A money corridor is a high value/volume route between money senders and receivers. The traditional model for sending and receiving money consisted success of public transport and relied on a network of taxis and buses. Understanding these traditional ways increases the value from the insights as to where traders, parents, farmers and others need to send money, and where to expand an agent network. In turn, it improves the optimal agent placement and liquidity management. The below image demonstrates how public data sources can be used to provide insights into international money corridors, and the same principles can be applied to intra country corridors.[2]

Liquidity

Liquidity management is probably the most difficult factor in any network. As an agent/partner needs to balance the need between having enough e-money as well as cash, the rebalancing of this can be quite tricky and nuanced. Various factors complicate this, like proximity to ATMs, banks and other financial access points that enable the replenishment of either e-money or cash. In the rural areas and typically unbanked areas rebalancing can be a big problem as formal financial institutions and banks may not have a presence. Knowing where formal and informal financial institutions are to aid in managing liquidity, is a tremendous benefit.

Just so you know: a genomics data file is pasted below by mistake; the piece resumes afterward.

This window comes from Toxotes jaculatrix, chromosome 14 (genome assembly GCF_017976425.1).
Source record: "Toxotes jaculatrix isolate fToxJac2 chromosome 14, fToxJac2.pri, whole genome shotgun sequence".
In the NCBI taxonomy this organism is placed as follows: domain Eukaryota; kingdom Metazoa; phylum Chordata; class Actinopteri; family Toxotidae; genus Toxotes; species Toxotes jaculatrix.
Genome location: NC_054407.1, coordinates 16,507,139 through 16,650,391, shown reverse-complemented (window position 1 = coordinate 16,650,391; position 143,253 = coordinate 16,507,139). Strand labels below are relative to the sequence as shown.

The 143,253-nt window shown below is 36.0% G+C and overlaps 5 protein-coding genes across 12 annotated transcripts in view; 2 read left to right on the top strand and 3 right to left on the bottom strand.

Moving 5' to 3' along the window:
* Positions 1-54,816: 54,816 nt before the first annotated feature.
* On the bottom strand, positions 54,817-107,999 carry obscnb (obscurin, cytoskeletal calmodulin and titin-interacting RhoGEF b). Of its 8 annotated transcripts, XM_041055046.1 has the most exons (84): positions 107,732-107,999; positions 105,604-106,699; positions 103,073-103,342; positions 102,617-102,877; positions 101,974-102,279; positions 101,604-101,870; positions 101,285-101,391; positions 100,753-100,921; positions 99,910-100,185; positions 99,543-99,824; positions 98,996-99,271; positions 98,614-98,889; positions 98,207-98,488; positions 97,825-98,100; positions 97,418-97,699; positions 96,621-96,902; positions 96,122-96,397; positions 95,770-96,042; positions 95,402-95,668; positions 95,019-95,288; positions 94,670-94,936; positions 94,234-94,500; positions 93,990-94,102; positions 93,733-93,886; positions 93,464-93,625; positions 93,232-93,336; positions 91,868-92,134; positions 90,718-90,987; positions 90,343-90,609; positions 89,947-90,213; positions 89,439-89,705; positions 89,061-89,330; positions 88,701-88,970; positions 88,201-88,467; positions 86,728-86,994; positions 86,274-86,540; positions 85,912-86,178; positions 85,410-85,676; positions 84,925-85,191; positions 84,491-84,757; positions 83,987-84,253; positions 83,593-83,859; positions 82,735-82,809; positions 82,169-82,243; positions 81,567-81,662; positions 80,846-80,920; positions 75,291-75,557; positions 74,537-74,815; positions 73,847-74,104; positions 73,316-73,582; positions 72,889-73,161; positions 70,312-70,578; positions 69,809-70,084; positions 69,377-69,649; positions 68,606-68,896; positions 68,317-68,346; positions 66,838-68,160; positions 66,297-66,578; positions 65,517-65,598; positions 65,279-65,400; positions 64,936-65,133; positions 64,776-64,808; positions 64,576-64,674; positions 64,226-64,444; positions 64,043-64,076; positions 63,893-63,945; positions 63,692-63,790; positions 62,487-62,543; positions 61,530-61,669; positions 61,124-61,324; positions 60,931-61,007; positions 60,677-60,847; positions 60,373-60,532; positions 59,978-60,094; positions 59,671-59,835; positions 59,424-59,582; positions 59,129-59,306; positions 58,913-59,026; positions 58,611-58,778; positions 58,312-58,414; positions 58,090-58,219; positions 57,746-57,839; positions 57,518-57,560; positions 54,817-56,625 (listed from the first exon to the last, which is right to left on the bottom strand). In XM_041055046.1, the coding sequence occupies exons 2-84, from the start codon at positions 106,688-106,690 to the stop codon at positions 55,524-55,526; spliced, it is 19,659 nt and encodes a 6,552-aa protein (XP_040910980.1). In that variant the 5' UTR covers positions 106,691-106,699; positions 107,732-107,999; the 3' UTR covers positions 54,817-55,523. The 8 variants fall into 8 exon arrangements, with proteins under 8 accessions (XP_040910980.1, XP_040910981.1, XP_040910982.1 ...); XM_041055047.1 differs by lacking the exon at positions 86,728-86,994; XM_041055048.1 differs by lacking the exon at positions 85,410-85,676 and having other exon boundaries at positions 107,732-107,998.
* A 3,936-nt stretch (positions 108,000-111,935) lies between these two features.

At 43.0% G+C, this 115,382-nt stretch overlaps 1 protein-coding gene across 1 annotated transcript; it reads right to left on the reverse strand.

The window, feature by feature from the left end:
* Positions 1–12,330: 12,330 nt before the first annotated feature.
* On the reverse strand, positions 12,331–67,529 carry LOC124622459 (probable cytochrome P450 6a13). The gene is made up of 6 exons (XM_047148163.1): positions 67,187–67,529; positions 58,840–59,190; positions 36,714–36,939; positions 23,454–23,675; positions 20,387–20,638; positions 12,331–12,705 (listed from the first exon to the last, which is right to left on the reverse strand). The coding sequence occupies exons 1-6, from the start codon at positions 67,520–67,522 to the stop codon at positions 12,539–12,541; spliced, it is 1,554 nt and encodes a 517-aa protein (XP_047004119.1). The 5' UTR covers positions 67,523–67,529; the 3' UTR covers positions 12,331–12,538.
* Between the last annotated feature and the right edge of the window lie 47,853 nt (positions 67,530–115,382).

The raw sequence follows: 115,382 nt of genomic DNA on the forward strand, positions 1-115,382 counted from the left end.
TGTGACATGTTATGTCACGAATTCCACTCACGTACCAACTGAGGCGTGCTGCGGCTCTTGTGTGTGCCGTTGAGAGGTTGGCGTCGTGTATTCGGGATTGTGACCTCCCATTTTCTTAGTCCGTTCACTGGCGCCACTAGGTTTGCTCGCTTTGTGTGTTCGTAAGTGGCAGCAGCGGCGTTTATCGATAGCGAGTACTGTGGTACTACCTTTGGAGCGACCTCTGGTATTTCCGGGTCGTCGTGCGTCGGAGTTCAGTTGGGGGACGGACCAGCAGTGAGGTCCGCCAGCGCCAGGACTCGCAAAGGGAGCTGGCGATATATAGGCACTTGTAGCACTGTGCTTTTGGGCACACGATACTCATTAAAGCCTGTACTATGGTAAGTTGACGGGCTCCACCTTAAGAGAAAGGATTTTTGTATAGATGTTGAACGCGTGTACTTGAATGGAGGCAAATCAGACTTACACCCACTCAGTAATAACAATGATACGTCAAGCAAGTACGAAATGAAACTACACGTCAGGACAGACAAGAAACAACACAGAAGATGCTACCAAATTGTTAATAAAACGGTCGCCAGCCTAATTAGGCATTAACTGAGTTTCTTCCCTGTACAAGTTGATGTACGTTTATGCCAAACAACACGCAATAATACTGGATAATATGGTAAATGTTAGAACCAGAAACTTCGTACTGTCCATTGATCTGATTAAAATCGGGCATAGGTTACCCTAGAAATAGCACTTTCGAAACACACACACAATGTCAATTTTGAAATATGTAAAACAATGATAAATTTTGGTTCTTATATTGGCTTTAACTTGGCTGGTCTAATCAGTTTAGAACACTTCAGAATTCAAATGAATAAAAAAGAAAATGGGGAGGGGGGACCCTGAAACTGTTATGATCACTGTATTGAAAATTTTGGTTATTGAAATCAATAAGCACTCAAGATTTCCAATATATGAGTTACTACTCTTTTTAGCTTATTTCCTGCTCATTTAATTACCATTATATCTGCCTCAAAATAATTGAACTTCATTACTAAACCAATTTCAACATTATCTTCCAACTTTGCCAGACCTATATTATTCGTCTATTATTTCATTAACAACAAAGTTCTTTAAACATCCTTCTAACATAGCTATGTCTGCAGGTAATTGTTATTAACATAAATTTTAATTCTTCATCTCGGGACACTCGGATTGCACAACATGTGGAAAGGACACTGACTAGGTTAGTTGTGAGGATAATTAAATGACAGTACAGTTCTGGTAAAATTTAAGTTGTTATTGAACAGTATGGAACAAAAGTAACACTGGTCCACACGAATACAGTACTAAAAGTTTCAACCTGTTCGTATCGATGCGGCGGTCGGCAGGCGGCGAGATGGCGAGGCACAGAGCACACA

Proper liquidity management and financial planning allows agents to balance cash flow more smoothly. As a result, agents can process more transactions and serve customers better and more responsibly, if they ensure that they have enough cash to satisfy the demand. If not, liquidity gaps will appear, affecting agent performance and customer experience. Institutions like FSD (Financial Sector Deepening) have done some remarkable research on this, producing insightful datasets that can be used to estimate proximity to available formal and informal financial institutions. The below image shows a summarised geospatial plot of financial access points in Zambia. Using this data, DFS providers can see where there are support networks that may add in potential partnerships for rebalancing float and managing liquidity of an agent network.

[3]

Historically the set-up of a network was a daunting task, requiring significant field research and man hours. Finding the right location that serves the community, creates money corridors, and is also profitable to the agent and the DFS provider is vital. Some companies have been very successful in applying a data centric approach to agent roll-out strategies as well as to manage the performance and impact of the network. Data Analytics and Digital Financial Services Handbook[4] summarizes various DFS cases studies, providing practical insights and lessons learned.